SALMON from the chalk streams of southern England are genetically unique, researchers have discovered.

The fish are classified as Atlantic salmon but research by the University of Exeter and the Game and Wildlife Conservation Trust shows their genes are distinct from others.

The researchers studied five chalk streams in Hampshire and Dorset, habitats they said were under “massive pressure” from human activity.

Classifying chalk-stream salmon as a separate sub-species could make it easier to protect them.

Jamie Stevens, of the University of Exeter, said: “Our study provides evidence of the genetic distinctiveness of chalk-stream Atlantic salmon in southern England. They are as different from their non-chalk cousins as the salmon of the Baltic are, and people have suggested the Baltic fish should be classified as a sub-species. While we found distinct differences between chalk and non-chalk salmon, we found little genetic differentiation within chalk-stream populations.”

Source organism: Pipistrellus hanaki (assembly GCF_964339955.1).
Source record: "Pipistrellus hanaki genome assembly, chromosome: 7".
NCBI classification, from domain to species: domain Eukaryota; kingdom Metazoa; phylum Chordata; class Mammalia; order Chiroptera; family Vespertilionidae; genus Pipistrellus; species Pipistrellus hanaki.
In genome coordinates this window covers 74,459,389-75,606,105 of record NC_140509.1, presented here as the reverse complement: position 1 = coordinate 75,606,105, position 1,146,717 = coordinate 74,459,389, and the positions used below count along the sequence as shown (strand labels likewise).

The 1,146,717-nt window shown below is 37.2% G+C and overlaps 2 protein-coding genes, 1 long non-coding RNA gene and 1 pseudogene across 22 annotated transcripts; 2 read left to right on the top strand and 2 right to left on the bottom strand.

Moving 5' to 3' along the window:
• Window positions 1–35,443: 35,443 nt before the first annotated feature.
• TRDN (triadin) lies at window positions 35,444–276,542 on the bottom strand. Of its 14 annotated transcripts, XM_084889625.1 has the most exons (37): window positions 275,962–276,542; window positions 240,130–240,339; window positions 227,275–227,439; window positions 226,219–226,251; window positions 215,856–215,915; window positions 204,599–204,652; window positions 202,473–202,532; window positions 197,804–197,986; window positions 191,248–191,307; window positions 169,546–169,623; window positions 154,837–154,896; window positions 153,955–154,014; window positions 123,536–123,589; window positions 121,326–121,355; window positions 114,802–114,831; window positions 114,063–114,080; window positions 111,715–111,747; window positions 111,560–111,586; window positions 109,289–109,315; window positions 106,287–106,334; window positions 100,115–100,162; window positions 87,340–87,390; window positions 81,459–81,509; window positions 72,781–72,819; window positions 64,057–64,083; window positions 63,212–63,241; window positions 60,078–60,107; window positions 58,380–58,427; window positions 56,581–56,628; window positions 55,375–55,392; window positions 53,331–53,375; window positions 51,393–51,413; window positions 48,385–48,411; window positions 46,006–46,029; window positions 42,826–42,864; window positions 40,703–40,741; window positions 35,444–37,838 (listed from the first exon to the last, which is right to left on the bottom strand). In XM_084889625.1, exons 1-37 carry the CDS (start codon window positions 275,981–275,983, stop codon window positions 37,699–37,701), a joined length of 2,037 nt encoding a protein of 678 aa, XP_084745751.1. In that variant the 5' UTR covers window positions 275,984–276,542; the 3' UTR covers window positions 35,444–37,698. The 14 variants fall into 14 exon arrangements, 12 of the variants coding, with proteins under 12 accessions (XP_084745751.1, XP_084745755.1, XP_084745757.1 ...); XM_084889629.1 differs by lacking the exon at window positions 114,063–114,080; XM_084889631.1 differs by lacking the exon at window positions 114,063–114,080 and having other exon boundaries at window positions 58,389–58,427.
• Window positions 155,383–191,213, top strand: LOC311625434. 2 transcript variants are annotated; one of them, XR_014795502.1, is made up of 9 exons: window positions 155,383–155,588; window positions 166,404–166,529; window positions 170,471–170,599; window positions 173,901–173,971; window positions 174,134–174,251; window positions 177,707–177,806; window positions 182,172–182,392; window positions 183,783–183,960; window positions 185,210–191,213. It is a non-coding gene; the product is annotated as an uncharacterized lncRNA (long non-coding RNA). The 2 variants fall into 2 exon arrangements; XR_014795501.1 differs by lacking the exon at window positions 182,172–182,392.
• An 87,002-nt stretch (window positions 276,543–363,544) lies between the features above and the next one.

Chalk streams are fed by underground aquifers and have steadier flow rates and more stable temperatures than most other rivers.

Of the 161 rivers classified as chalk streams by the Environment Agency, only five contain significant populations of salmon, the Frome, Piddle, Avon, Test and Itchen.